Tibetan Buddhist Teaching – Detachment

Buddha taught many ways to alleviate suffering.  One way is through detachment.

One of my favourite Tibetan Buddhist Monks, Tipten, was sharing some of Buddha’s sutras (i.e. teachings) with a packed audience of Westerners.  A gentleman in a suit put up his hand and asked the following question:  “What do you do about people who harm you?  For example, how do you deal with the people who have abused, tortured or killed thousands of Tibetan Buddhist Monks in Tibet?”  With a big smile on his face, Tipten answered happily, “You thank them!”  There was an initial gasp and then the confused audience fell into silence.   The gentleman who had asked the question put up his hand again and asked for clarification saying, “What do you mean?  Your people have been violated, they’ve experienced gross atrocities and genocide.  How could you possibly thank them?”  Tipten maintained his calm demeanor and glowing smile saying, “You thank them!  You thank your enemies!   You thank the people who harm you, the people who hate you the most, the people who want to kill you, because they are your greatest teachers!  The people who love you can never challenge you to the same extent as your enemies.  When you rise above the challenges presented by the people who wish you harm by succeeding in coming from a place of love, it is then that you have learned the greatest lessons that life has to offer.  In this way, those who challenge you are your greatest teachers, and for that you thank them!  This is a form of detachment.”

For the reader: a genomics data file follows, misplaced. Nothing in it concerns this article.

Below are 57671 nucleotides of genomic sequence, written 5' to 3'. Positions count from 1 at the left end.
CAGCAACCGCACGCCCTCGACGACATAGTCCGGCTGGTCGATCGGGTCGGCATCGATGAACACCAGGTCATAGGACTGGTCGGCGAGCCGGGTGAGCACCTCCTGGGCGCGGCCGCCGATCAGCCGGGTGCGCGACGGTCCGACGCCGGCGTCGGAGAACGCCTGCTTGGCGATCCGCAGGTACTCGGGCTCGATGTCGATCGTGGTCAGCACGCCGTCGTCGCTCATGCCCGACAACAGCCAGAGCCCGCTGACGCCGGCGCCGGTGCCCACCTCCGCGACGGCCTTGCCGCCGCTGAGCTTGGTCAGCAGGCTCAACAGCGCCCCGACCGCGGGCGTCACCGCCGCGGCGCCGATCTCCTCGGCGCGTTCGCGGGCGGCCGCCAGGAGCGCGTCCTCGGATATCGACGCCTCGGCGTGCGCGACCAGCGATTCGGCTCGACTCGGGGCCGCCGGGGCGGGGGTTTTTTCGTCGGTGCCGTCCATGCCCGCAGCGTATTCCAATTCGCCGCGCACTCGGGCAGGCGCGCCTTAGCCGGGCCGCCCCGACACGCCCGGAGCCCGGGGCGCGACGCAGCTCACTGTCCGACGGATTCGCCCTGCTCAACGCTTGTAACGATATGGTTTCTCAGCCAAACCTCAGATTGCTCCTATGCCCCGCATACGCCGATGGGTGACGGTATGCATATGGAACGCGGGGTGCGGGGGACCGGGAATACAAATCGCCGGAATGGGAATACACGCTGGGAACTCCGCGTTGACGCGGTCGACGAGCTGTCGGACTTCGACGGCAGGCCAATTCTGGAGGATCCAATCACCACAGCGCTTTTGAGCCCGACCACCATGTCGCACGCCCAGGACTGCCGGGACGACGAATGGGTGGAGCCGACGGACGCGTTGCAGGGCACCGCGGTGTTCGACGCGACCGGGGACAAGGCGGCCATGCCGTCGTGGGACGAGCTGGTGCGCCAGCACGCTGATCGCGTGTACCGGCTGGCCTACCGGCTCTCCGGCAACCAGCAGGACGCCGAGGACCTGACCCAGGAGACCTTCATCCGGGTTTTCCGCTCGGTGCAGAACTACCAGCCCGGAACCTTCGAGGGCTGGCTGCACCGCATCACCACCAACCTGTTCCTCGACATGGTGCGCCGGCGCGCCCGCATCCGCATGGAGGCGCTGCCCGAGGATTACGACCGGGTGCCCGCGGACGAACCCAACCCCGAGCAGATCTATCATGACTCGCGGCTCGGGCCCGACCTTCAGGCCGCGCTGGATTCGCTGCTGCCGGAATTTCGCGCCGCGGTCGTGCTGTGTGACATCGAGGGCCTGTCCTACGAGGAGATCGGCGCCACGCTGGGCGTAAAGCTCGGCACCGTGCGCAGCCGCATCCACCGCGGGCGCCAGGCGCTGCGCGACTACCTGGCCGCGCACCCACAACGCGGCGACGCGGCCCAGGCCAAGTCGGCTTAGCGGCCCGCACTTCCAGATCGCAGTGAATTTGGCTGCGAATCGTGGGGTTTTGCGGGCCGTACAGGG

Driving home that night, I reflected on Tipten’s enormous grin as he delivered that teaching.  As I was trying to get my head around the concept of detachment, a car on the highway passed me and cut me off.  Startled and then furious, I put my foot on the gas pedal and started tailing him.  At that moment, I caught myself and laughed out loud!  I was ‘attached’ to that car’s bumper!  I thought to myself, “I don’t know the person in that car.  I don’t know why they cut me off.  Perhaps they are in a rush, in an emergency situation, or perhaps not.  It doesn’t matter.  Anger is suffering, and I am the cause of my own suffering because I am attached to a stranger’s car!”  As soon as I detached from the car (i.e. detached from the emotion), all was well again.  As the car in front of me disappeared, I transmitted a silent, “Thank you!”   When I said the words, “Thank you!” immediately, a big grin appeared on my face.  When I get angry now, the memory of this experience tends to surface and make me chuckle, so I detach.

“The greatest meditation is a mind that lets go.” Atisha

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